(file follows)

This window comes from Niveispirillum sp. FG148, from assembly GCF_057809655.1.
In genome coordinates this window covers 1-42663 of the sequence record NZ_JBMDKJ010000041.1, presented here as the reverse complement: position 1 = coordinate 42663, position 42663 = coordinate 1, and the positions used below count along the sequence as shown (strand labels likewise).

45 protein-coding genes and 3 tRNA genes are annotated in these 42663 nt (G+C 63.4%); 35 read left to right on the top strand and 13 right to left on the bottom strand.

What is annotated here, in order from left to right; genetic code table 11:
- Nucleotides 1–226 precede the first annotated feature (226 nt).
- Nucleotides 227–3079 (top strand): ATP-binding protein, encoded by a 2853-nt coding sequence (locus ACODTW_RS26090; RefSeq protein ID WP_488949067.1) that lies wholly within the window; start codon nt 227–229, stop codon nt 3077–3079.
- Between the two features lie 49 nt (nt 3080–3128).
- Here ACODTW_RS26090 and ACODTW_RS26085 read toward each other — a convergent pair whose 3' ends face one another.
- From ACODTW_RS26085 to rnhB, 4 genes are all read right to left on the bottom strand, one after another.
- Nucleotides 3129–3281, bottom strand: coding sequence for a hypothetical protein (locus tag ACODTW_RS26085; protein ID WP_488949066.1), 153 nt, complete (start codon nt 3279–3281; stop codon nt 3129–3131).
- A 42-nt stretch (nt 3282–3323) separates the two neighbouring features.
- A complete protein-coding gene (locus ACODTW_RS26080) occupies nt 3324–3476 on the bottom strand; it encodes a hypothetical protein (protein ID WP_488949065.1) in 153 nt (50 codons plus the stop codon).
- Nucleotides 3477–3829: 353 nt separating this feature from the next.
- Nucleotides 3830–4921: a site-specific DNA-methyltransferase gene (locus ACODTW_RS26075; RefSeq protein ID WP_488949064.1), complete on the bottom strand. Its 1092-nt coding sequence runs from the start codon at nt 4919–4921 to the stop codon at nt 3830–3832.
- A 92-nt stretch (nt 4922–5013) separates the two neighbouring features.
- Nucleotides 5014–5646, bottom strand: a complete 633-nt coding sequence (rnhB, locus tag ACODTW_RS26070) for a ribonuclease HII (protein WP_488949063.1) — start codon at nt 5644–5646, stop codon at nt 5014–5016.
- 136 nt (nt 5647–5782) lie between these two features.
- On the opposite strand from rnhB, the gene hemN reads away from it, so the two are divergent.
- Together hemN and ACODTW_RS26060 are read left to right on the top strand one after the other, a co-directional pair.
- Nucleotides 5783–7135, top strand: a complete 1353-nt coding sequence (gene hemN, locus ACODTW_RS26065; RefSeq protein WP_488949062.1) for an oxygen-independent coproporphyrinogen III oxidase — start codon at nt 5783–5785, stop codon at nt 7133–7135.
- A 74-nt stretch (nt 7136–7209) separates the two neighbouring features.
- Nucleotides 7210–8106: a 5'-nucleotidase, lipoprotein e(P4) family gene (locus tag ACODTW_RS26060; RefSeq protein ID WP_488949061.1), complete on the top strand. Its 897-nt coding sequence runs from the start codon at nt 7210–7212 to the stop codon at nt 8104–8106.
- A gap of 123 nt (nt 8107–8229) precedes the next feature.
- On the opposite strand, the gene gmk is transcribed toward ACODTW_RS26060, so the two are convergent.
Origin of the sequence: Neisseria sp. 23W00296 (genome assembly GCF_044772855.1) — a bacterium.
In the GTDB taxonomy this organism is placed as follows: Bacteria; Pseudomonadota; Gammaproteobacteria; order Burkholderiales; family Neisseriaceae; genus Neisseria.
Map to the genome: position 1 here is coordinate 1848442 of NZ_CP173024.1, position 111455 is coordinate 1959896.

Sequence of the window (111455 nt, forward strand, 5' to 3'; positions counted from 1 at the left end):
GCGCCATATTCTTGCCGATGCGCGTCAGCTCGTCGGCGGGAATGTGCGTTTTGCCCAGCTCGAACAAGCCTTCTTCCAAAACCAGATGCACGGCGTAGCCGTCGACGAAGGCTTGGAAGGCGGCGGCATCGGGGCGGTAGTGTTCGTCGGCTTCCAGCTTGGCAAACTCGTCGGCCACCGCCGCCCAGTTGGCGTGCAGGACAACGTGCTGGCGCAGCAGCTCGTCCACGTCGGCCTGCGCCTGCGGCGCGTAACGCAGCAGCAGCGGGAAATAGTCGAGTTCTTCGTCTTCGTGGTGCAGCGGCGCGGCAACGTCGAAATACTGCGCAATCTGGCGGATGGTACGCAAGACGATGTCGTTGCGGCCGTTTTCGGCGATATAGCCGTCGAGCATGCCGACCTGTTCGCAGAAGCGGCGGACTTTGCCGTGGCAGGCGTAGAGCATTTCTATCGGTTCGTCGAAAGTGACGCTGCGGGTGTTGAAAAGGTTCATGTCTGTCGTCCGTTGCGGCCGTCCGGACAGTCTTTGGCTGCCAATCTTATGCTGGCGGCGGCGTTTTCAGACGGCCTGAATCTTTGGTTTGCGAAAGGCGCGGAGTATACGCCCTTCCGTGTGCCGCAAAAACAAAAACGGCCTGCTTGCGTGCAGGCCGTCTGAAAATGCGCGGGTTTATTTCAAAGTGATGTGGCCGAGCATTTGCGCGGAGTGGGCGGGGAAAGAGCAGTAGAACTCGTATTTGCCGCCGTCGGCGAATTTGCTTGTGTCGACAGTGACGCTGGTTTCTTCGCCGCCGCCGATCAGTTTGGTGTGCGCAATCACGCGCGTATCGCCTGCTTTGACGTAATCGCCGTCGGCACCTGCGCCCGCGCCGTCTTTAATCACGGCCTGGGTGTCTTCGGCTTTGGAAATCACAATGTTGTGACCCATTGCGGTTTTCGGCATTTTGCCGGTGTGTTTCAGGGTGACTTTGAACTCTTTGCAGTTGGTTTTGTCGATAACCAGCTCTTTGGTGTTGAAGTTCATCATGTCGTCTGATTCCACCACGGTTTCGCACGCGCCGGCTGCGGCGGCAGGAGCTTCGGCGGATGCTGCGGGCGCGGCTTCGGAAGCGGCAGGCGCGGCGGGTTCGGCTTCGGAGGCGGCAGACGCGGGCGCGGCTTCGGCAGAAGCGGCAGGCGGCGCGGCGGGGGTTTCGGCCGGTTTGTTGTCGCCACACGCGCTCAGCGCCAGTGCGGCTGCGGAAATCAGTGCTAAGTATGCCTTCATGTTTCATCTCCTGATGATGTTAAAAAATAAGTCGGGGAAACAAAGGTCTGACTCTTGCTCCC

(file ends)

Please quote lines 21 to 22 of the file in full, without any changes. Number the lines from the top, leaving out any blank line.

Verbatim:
- A 74-nt stretch (nt 7136–7209) separates the two neighbouring features.
- Nucleotides 7210–8106: a 5'-nucleotidase, lipoprotein e(P4) family gene (locus tag ACODTW_RS26060; RefSeq protein ID WP_488949061.1), complete on the top strand. Its 897-nt coding sequence runs from the start codon at nt 7210–7212 to the stop codon at nt 8104–8106.